With my peers Julie A. Ask, Jeffrey S. Hammond, Michael Facemire, Tyler Shields, Christian Kane, Jennifer Wise, and many other analysts, we put together our thoughts in a new 2016 Mobile predictions report on what to expect in the mobile space next year across industries and roles.
We believe 2016 will be the most consequential year for companies on the path to customer obsession, and that includes adapting empowered customers who expect to get anything they want immediately, in context on their mobile devices.
What role does mobile play in customer obsession, and how can businesses leapfrog their competition to deliver superior customer experiences? Here are three ways Forrester predicts mobile will change the ways business leaders operate in 2016.
- Mobile will act as a catalyst to transform businesses in the Age of the Customer
Mobile is a central force in the Age of the Customer.In 2016, the gap between customer-obsessed leaders considering mobile as a catalyst for business transformation and laggards considering mobile as a stand-alone channel will widen. Among enterprises surveyed, only 18% claimed to be using mobile to transform the entire customer experience. Next year, Forrester expects that more than 25% of companies will use mobile not as a channel, but as a fully integrated part of their overall strategy.
- The global mobile revolution – while still in its infancy – will accelerate next year
By the end of 2016, Forrester forecasts that smartphone subscribers will represent 46% of the global population, largely driven by an accelerated adoption in Africa and Asia. Contrary to most business leaders, consumers will stop considering the mobile Internet as a scaled-down subset of the ‘real’ Internet. Mobile devices will become their go-to technology, even in mature economies where people can use alternative devices at home. Consumers will continue to spend most of their time in very few apps but will increasingly turn to aggregation apps and a handful of platforms such as WeChat or Facebook to get the content and services they need. Why? Because it will be more convenient to navigate a contextual stream on a single platform rather than app-hopping.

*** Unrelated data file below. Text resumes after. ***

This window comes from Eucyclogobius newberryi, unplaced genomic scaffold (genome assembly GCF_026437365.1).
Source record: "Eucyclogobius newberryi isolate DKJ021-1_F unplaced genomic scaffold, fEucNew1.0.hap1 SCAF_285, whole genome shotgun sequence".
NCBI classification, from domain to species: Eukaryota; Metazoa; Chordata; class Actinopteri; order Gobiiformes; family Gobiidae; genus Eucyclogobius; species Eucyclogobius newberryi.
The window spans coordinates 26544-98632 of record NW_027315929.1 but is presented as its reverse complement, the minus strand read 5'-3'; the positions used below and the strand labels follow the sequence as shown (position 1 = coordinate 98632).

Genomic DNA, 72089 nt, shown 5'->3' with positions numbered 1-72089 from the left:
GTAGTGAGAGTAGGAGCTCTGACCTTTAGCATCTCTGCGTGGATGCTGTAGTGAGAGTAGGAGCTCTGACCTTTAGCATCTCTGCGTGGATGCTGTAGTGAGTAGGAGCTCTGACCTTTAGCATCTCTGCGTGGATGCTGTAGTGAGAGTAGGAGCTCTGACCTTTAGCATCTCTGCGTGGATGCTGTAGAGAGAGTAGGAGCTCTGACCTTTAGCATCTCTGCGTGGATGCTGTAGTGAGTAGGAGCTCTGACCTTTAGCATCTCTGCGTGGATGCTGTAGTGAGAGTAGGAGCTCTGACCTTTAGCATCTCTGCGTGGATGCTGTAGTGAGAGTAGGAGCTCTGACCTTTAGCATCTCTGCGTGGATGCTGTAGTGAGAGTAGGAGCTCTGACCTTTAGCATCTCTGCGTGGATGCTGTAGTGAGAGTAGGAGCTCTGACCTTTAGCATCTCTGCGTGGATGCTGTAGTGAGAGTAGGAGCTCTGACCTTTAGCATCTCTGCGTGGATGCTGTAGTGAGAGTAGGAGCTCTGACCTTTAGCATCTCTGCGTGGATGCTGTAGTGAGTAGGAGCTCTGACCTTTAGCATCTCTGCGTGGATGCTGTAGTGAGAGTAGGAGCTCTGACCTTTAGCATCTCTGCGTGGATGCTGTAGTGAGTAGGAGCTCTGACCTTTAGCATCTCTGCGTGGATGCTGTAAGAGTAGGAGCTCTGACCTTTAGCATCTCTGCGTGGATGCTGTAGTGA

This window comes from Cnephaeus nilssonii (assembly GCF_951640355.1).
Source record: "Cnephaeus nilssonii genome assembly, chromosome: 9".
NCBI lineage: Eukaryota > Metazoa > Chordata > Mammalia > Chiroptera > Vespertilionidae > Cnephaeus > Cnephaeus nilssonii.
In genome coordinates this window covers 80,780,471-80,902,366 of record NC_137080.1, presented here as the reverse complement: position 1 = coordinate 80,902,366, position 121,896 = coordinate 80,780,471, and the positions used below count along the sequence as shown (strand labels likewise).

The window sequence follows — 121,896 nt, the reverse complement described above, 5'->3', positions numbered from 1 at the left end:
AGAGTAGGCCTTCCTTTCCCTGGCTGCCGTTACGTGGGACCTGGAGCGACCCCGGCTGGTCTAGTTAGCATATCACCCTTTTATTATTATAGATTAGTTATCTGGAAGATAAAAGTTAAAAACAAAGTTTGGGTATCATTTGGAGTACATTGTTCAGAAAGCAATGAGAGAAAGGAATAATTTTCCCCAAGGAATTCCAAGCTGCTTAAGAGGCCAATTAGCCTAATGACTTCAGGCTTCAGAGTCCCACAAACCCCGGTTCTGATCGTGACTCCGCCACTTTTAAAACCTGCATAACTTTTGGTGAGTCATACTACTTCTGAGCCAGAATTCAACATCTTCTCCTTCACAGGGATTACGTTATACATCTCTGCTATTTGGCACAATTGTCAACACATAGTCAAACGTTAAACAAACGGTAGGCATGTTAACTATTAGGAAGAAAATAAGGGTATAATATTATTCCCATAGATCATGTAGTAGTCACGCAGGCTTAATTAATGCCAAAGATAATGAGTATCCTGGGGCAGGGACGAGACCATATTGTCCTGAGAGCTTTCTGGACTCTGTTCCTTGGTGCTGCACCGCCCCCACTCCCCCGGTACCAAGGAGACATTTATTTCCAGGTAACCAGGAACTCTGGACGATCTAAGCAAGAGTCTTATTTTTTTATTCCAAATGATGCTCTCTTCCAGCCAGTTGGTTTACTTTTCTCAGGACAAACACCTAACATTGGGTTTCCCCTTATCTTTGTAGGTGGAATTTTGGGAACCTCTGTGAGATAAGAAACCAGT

- Mobile success will define which vendors grow or flag
The battle for mobile moments will drive acquisitions from Internet giants and redefine the vendor landscape. Winning customers’ mobile moments demands both context or data and ownership of those moments. Acquisitions will help the likes of Facebook and Google expand their audiences to reach new demographic segments, geographies or markets. The headlong rush to profit from the mobile mind-shift has spawned an explosion of mobile specialists and mobile opportunists, all trying to convince business and technology decision makers that they have the right approach. In 2016, the mobile bazaar will continue to grow even while consolidation occurs, especially among enterprise mobile vendors. In particular, big marketing tech vendors will invest in and automate mobile. Consumers string together a brand experience from moments that traverse channels and devices, and marketing tech stacks have to do the same. In 2016, marketing tech vendors will find themselves at an arms race to provide not just automation, but machine learning to derive insights from big data and campaign optimization. They will focus on improving data management capabilities and predictive algorithms.
In the end, a majority of firms will struggle to cope with growing mobile expectations from customers and will simply think of mobile as channel to optimize their conversion rates. However, CMOs and CIOs at companies that do incorporate mobile into their overall strategy will cooperate to execute cross channel integration of mobile across the customer life-cycle and to prioritize the integration of mobile with backend systems. This will allow them to evolve their culture, organizations and process to leapfrog competition.
Clients who want to know more can watch an on-demand webinar.